DesignGov as an ‘extreme user’ of the Australian Public Service

[Originally published on Australian Government DesignGov under a Creative Commons 3.0 BY AU licence]

One of the notions used in design is to look to the extreme, to the users who have atypical needs and who interact with a product or service in ways that the majority don’t. Such users can signify emerging needs, identify work-arounds that reveal limits with what exists and opportunities for improvements or gains that others might use/have if it was easier to do so.

In some ways DesignGov has been an extreme user of the Australian Public Service (APS).

DesignGov has had multiple ‘owners’ within the APS, and multiple ‘investors’. For the project looking at business and government interactions there were twelve agencies that provided investment (either financial or in-kind). DesignGov had to sign agreements with multiple agencies, and was subject to the intersection of multiple rule sets.

DesignGov was hosted by the Crawford School at the Australian National University but administratively ‘belonged’ to its lead Department (what is now the Department of Industry).

DesignGov reported to a high level Board, and in turn was accountable to the full membership of the Secretaries Board.

Overall DesignGov, as an experimental initiative, has experienced or involved:

  • Secondees from multiple agencies
  • Investments from multiple agencies
  • ICT infrastructure and support (and policies) of multiple organisations
  • Accommodation from multiple organisations
  • Procurement and financial policies of multiple agencies
  • Workshops and events with staff of varying levels from multiple agencies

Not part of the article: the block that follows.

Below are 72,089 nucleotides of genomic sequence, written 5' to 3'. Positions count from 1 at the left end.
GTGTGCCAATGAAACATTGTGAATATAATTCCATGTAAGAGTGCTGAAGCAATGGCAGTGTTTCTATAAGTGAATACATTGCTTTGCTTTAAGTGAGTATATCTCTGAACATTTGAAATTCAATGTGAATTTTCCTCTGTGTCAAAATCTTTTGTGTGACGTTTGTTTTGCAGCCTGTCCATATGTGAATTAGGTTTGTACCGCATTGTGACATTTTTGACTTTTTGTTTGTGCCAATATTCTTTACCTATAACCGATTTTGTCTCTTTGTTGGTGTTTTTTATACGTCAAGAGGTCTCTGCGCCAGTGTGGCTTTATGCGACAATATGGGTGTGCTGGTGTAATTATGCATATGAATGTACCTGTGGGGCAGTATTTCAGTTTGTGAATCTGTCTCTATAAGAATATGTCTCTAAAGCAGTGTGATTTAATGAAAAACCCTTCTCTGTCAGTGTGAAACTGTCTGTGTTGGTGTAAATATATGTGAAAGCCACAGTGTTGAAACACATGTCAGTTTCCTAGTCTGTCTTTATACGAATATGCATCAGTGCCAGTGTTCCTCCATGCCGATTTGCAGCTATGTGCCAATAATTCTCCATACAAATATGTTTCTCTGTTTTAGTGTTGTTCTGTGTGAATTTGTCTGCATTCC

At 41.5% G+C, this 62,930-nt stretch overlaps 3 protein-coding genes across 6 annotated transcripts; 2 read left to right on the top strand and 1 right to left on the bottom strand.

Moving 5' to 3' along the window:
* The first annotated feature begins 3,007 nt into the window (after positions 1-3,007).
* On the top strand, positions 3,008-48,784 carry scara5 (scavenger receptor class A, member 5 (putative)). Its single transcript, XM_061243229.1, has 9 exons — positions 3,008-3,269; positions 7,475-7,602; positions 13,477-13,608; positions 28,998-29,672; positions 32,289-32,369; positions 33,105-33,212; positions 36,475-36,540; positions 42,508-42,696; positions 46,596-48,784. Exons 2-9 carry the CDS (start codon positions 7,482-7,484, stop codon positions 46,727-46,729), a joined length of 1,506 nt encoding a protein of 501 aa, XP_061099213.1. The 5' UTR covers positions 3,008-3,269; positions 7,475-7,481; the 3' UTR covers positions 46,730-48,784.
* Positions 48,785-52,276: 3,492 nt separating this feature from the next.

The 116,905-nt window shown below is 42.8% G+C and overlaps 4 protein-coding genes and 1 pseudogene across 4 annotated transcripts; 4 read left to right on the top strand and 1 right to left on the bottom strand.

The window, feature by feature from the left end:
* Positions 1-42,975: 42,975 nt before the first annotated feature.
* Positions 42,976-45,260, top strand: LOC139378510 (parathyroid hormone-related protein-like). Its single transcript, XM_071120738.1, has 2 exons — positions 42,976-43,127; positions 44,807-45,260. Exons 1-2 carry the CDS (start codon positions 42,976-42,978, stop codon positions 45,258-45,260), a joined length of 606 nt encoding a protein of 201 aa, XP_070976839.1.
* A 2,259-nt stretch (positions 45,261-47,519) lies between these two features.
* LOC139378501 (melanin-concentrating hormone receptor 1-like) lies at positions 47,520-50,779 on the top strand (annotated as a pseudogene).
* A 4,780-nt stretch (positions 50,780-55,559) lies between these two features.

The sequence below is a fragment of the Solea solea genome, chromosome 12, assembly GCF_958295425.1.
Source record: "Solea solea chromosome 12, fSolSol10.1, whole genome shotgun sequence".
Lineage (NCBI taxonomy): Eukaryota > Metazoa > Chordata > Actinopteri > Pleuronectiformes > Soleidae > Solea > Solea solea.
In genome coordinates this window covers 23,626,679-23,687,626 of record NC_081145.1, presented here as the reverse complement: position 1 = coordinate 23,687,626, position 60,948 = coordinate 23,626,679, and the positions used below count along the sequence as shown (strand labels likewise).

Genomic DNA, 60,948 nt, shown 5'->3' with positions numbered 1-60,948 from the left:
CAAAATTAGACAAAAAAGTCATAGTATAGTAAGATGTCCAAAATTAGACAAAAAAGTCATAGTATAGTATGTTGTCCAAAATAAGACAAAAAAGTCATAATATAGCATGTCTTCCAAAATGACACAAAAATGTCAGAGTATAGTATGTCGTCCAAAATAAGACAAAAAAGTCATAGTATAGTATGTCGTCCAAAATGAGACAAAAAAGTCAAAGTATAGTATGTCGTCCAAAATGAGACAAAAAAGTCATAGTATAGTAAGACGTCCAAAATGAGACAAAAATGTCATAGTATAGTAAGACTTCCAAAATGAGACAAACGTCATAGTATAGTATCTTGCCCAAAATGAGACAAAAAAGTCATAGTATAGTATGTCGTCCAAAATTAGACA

• Investigation of a cross-agency problem from the viewpoint of stakeholders, agencies and staff
  • Application of new approaches, methodologies, platforms and tools.

This has put DesignGov in an unusual position – one of an extreme user of the systems and machinery of how the public service works and how it conducts collaborative work and how the public sector as a whole has been perceived from the outside. We have, though not deliberately or purposefully, been a sensor in some ways of how the public service operates and possible issues or points of friction in those systems.

Insights and reflections

In the spirit of reflection and ensuring that as much value is leveraged from the experience of DesignGov as possible, we thought we would share some of the possible issues and opportunities that we have identified.

As with qualitative design research findings these are not exhaustive or absolute. Nor are they rigorously quantified judgements or assessments of the public service. They are however some possible insights that might merit further discussion and exploration. They are offered as starting points for conversations rather than definitive conclusions.

Communications and information flows